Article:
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Medical Units of 2 NZEF in Middle East and Italy

Review of Activities

Review of Activities

For the field medical units the campaign had been most eventful—too eventful. All of them except 4 ADS were at one time or another in the hands of the enemy, and a large proportion of the staffs of 5 and 6 Field Ambulances and 4 Field Hygiene Section, and some of 4 Field Ambulance, were taken away as prisoners. In addition, some were killed and wounded. Coming on top of the losses in Greece and Crete earlier in the year, this was a sorry blow. page 180 But the medical units did their utmost under difficult conditions for the numerous wounded—New Zealand, British, South African, German, and Italian. During the campaign 4 ADS admitted 448 casualties, and a considerable amount of surgery had to be undertaken by Maj Harrison because of the isolation of the unit. 5 ADS admitted 700 patients, and although the staff did not remain prisoners, the unit lost all its transport and much of its equipment. 6 ADS also lost equipment and transport, and had a most strenuous time treating its 1150 wounded and evacuating them when there was no stable medical chain. For their good work with 6 ADS Capt Staveley was awarded the MC and S-Sgt Nicholas19 the MM. Many of the wounded were admitted in turn to the MDSs, although a number were sent through British, South African, and Indian units to British hospitals before they were later transferred to the New Zealand hospitals. Apart from their losses of staff, the MDSs also lost equipment and vehicles. The Mobile Surgical Unit suffered less than the other units in this respect.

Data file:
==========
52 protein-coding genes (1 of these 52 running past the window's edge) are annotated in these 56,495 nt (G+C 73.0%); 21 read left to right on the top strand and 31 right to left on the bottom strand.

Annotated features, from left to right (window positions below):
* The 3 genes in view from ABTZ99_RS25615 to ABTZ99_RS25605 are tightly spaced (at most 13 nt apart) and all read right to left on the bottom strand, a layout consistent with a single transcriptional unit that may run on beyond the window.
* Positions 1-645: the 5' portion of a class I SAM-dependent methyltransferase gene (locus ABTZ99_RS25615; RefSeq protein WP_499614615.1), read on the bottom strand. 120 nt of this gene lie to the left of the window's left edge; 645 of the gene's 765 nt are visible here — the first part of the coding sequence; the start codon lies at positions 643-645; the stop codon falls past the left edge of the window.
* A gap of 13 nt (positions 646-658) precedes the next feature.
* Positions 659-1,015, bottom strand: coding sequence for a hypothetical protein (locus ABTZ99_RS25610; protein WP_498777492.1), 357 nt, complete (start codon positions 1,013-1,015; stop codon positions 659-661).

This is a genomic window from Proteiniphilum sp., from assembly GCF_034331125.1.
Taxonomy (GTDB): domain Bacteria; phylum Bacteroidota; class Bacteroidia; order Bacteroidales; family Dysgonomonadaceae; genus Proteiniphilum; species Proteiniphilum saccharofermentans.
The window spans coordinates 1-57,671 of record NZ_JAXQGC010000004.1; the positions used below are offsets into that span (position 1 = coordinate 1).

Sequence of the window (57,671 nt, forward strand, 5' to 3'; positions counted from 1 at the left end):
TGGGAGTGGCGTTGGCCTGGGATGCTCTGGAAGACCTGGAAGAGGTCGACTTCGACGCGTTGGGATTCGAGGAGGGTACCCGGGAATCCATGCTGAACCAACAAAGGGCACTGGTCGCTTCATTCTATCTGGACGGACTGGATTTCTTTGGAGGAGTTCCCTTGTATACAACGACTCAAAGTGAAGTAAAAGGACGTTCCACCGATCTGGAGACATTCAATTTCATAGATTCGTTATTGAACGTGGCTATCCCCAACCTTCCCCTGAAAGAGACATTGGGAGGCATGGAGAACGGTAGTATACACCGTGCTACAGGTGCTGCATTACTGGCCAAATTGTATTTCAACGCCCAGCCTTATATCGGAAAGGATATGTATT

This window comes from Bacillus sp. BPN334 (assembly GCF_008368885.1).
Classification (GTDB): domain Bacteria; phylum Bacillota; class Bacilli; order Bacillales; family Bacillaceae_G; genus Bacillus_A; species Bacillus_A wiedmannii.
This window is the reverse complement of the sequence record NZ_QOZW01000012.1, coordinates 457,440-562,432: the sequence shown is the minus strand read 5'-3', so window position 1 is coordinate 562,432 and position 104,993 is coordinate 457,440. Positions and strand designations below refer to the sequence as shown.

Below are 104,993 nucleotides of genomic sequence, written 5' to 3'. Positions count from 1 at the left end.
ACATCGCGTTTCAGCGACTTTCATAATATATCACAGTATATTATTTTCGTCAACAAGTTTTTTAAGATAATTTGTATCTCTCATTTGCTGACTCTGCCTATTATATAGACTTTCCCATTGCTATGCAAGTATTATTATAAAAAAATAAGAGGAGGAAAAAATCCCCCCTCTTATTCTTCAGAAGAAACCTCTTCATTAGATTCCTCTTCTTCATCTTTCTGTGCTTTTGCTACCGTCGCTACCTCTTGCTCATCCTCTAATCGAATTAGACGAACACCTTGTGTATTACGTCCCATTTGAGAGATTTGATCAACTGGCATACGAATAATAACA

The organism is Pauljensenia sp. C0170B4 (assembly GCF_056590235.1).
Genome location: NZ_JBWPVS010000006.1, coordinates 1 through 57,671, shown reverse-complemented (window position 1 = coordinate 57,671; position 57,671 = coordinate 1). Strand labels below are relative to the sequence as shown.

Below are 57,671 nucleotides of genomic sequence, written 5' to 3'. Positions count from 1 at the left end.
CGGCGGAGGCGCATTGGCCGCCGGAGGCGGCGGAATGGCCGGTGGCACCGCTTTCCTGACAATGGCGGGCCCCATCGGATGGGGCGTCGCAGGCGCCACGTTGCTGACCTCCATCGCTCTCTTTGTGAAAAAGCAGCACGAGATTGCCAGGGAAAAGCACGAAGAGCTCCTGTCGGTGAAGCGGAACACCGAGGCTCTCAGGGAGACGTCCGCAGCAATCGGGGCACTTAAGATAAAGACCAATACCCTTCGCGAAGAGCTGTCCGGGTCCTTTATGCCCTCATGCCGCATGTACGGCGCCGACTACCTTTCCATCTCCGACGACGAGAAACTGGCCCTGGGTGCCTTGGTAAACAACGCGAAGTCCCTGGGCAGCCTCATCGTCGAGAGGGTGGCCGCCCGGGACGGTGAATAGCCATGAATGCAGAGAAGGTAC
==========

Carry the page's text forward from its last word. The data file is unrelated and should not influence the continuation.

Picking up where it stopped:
19 S-Sgt J. L. Nicholas, MM, m.i.d.; born South Africa, 28 Feb 1910; orchard hand, Australia; NCO 6 Fd Amb Feb 1940-Sep 1942; wounded 1 Dec 1941 and 3 Sep 1942.